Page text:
DoE: Avg. Gasoline Price Falls Again
WASHINGTON – U.S. retail gasoline prices fell again last week, with the cost for regular unleaded gasoline dropping 12.3 cents to $2.73 a gallon, the government's top energy forecasting agency said Monday.
The national pump price has fallen 20 cents in the last two weeks, but is still up 69 cents from a year ago, based on the Energy Information Administration's (search) weekly survey of service stations.
The drop in gasoline prices mirrors the decline in crude oil costs. Motor fuel demand has also declined after consumers cut gasoline use in response to record high prices in September after hurricanes Katrina (search) and Rita disrupted supplies.
More oil refineries are coming back online and producing gasoline. But U.S. Energy Secretary Sam Bodman (search) said Monday that consumers have reduced gasoline and other energy consumption in response to higher prices and the government's campaign to encourage less energy use.
"It's a fact of life that Americans are responding to and getting used to," Bodman told reporters.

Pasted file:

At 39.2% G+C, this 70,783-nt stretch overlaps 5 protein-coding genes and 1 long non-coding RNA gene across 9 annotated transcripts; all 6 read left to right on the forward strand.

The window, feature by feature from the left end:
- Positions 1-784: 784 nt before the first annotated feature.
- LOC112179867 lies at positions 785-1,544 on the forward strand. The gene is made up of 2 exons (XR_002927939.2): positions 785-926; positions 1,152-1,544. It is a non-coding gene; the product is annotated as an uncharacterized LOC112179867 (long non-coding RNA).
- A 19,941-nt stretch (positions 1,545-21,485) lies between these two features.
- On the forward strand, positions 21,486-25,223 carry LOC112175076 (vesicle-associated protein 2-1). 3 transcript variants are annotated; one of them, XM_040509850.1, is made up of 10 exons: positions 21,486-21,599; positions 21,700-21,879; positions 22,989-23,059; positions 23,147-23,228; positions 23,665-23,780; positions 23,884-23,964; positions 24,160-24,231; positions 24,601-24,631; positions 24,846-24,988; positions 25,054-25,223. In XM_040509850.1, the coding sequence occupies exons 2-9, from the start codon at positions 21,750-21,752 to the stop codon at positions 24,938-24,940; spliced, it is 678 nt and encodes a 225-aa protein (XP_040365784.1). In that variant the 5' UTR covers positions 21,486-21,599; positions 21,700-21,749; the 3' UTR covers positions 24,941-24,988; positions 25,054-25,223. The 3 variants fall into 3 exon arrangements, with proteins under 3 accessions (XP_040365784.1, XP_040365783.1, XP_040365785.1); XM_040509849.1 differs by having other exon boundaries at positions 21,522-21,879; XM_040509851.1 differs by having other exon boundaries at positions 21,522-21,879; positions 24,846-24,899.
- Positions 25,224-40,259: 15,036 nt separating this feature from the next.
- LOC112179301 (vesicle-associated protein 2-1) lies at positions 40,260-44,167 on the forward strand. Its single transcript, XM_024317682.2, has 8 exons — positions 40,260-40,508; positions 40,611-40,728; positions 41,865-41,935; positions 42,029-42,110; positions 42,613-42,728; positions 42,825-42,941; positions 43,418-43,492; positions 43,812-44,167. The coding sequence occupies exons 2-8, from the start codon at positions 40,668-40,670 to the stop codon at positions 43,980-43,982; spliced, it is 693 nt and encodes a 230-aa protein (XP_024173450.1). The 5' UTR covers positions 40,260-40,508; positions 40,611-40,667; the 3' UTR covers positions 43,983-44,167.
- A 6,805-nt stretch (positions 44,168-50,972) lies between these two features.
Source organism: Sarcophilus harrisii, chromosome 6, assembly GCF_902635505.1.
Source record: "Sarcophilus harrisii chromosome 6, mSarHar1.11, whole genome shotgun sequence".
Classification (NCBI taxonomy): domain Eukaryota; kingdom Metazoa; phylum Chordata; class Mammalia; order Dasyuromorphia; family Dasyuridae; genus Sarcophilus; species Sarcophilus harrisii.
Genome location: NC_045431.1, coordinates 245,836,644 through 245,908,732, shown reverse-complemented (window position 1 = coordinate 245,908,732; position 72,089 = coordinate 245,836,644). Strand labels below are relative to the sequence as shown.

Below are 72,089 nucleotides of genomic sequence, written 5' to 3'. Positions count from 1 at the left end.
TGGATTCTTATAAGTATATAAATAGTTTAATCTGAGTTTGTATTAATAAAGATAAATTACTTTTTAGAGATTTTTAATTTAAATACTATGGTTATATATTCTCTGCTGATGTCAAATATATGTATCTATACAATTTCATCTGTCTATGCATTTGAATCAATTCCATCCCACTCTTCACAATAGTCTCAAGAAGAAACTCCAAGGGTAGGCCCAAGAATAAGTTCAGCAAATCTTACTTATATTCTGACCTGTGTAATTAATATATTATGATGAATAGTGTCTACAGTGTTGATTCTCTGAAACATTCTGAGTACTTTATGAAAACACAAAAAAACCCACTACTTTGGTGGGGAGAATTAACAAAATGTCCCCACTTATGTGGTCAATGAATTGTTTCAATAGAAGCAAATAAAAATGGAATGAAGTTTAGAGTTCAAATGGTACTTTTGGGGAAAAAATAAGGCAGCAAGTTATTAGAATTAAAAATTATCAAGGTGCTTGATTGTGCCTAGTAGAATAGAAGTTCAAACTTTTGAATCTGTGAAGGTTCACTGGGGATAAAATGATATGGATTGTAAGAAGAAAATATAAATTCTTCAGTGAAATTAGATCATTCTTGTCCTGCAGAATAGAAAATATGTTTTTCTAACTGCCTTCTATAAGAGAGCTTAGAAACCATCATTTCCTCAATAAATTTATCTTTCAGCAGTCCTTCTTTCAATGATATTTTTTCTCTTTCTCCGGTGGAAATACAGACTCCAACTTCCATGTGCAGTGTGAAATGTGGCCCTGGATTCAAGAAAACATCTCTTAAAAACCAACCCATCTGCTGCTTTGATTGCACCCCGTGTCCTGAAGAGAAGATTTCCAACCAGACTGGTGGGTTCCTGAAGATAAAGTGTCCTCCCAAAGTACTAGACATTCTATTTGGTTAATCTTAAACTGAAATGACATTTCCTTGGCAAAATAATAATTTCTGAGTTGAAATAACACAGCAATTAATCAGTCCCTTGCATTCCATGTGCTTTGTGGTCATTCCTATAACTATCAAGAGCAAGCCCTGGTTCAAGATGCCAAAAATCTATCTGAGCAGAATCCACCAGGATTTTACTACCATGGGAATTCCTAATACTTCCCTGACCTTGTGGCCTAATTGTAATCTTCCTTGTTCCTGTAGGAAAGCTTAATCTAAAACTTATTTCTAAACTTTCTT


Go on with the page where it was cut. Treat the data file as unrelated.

"Americans are feeling the pinch of higher energy prices these days," he said.
In the EIA's weekly survey, the West Coast had the most expensive regional gasoline, with the price down 6 cents to $2.87 a gallon. San Francisco topped the agency's survey of cities, with gasoline down 7.1 cents to $2.95 a gallon.
The Midwest had the cheapest gasoline at $2.59 a gallon, down 16.6 cents. Among major cities, Cleveland again had the cheapest fuel, down 20.2 cents to $2.57 a gallon.
The EIA report also showed prices, rounded to the nearest penny, down 5.5 cents to $2.91 in Miami, down 6.6 cents to $2.79 in Houston, down 5.3 cents at $2.79 in Seattle, down 7.2 cents at $2.76 in New York City, down 9.3 cents at $2.74 in Chicago and down 12.1 cents at $2.67 in Boston.
Separately, the price for diesel fuel fell after hitting record highs for two weeks in a row. Diesel dropped a slight 0.2 cent over the last week to $3.15 a gallon, up 97 cents from a year ago, the EIA said.
Truckers in the lower Atlantic states paid the most for diesel at $3.20 a gallon, down 5.3 cents cents from last week, the agency said. The New England region had the cheapest diesel at $2.91 a gallon, down 3.4 cents.